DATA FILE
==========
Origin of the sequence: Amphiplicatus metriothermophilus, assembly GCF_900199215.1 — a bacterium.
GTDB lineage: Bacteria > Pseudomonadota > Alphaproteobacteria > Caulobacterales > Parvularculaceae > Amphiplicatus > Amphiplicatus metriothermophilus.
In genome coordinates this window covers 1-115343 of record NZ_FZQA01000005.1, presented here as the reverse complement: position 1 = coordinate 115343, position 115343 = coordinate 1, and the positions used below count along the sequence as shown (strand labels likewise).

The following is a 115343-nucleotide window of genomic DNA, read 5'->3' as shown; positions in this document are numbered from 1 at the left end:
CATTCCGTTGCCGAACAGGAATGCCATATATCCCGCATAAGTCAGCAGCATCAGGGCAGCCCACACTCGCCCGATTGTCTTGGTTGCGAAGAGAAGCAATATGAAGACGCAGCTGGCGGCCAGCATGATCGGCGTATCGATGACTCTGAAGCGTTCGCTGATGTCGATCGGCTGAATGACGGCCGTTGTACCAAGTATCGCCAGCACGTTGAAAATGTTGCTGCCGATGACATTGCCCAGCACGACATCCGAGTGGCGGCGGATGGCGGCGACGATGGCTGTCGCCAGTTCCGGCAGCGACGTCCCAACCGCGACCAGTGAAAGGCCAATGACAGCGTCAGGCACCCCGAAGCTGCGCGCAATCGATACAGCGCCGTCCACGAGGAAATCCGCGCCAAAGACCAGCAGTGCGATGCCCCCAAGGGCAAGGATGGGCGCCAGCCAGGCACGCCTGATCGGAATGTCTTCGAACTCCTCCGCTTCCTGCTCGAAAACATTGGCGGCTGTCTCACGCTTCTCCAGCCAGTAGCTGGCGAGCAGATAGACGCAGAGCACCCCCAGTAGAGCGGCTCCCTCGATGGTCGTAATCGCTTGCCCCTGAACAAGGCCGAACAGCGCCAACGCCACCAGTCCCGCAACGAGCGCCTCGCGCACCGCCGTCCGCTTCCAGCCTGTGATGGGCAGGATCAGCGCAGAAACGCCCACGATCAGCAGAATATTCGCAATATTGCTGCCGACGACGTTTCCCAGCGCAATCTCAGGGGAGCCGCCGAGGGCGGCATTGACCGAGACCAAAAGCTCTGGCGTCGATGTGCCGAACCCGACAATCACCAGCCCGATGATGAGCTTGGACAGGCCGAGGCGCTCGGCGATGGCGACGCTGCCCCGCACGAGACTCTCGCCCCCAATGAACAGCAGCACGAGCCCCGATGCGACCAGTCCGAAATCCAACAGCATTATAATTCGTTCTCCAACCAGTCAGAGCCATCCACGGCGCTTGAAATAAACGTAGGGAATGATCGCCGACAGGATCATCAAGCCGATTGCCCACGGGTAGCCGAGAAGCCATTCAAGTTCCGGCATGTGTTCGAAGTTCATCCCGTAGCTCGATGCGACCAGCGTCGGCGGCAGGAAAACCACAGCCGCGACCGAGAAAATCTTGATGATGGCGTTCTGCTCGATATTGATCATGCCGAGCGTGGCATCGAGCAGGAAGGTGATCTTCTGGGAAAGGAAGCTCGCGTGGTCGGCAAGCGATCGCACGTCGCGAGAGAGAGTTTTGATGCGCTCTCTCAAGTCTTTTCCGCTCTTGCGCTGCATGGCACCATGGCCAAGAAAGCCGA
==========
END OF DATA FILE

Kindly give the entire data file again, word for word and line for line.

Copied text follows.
Origin of the sequence: Amphiplicatus metriothermophilus, assembly GCF_900199215.1 — a bacterium.
GTDB lineage: Bacteria > Pseudomonadota > Alphaproteobacteria > Caulobacterales > Parvularculaceae > Amphiplicatus > Amphiplicatus metriothermophilus.
In genome coordinates this window covers 1-115343 of record NZ_FZQA01000005.1, presented here as the reverse complement: position 1 = coordinate 115343, position 115343 = coordinate 1, and the positions used below count along the sequence as shown (strand labels likewise).

The following is a 115343-nucleotide window of genomic DNA, read 5'->3' as shown; positions in this document are numbered from 1 at the left end:
CATTCCGTTGCCGAACAGGAATGCCATATATCCCGCATAAGTCAGCAGCATCAGGGCAGCCCACACTCGCCCGATTGTCTTGGTTGCGAAGAGAAGCAATATGAAGACGCAGCTGGCGGCCAGCATGATCGGCGTATCGATGACTCTGAAGCGTTCGCTGATGTCGATCGGCTGAATGACGGCCGTTGTACCAAGTATCGCCAGCACGTTGAAAATGTTGCTGCCGATGACATTGCCCAGCACGACATCCGAGTGGCGGCGGATGGCGGCGACGATGGCTGTCGCCAGTTCCGGCAGCGACGTCCCAACCGCGACCAGTGAAAGGCCAATGACAGCGTCAGGCACCCCGAAGCTGCGCGCAATCGATACAGCGCCGTCCACGAGGAAATCCGCGCCAAAGACCAGCAGTGCGATGCCCCCAAGGGCAAGGATGGGCGCCAGCCAGGCACGCCTGATCGGAATGTCTTCGAACTCCTCCGCTTCCTGCTCGAAAACATTGGCGGCTGTCTCACGCTTCTCCAGCCAGTAGCTGGCGAGCAGATAGACGCAGAGCACCCCCAGTAGAGCGGCTCCCTCGATGGTCGTAATCGCTTGCCCCTGAACAAGGCCGAACAGCGCCAACGCCACCAGTCCCGCAACGAGCGCCTCGCGCACCGCCGTCCGCTTCCAGCCTGTGATGGGCAGGATCAGCGCAGAAACGCCCACGATCAGCAGAATATTCGCAATATTGCTGCCGACGACGTTTCCCAGCGCAATCTCAGGGGAGCCGCCGAGGGCGGCATTGACCGAGACCAAAAGCTCTGGCGTCGATGTGCCGAACCCGACAATCACCAGCCCGATGATGAGCTTGGACAGGCCGAGGCGCTCGGCGATGGCGACGCTGCCCCGCACGAGACTCTCGCCCCCAATGAACAGCAGCACGAGCCCCGATGCGACCAGTCCGAAATCCAACAGCATTATAATTCGTTCTCCAACCAGTCAGAGCCATCCACGGCGCTTGAAATAAACGTAGGGAATGATCGCCGACAGGATCATCAAGCCGATTGCCCACGGGTAGCCGAGAAGCCATTCAAGTTCCGGCATGTGTTCGAAGTTCATCCCGTAGCTCGATGCGACCAGCGTCGGCGGCAGGAAAACCACAGCCGCGACCGAGAAAATCTTGATGATGGCGTTCTGCTCGATATTGATCATGCCGAGCGTGGCATCGAGCAGGAAGGTGATCTTCTGGGAAAGGAAGCTCGCGTGGTCGGCAAGCGATCGCACGTCGCGAGAGAGAGTTTTGATGCGCTCTCTCAAGTCTTTTCCGCTCTTGCGCTGCATGGCACCATGGCCAAGAAAGCCGA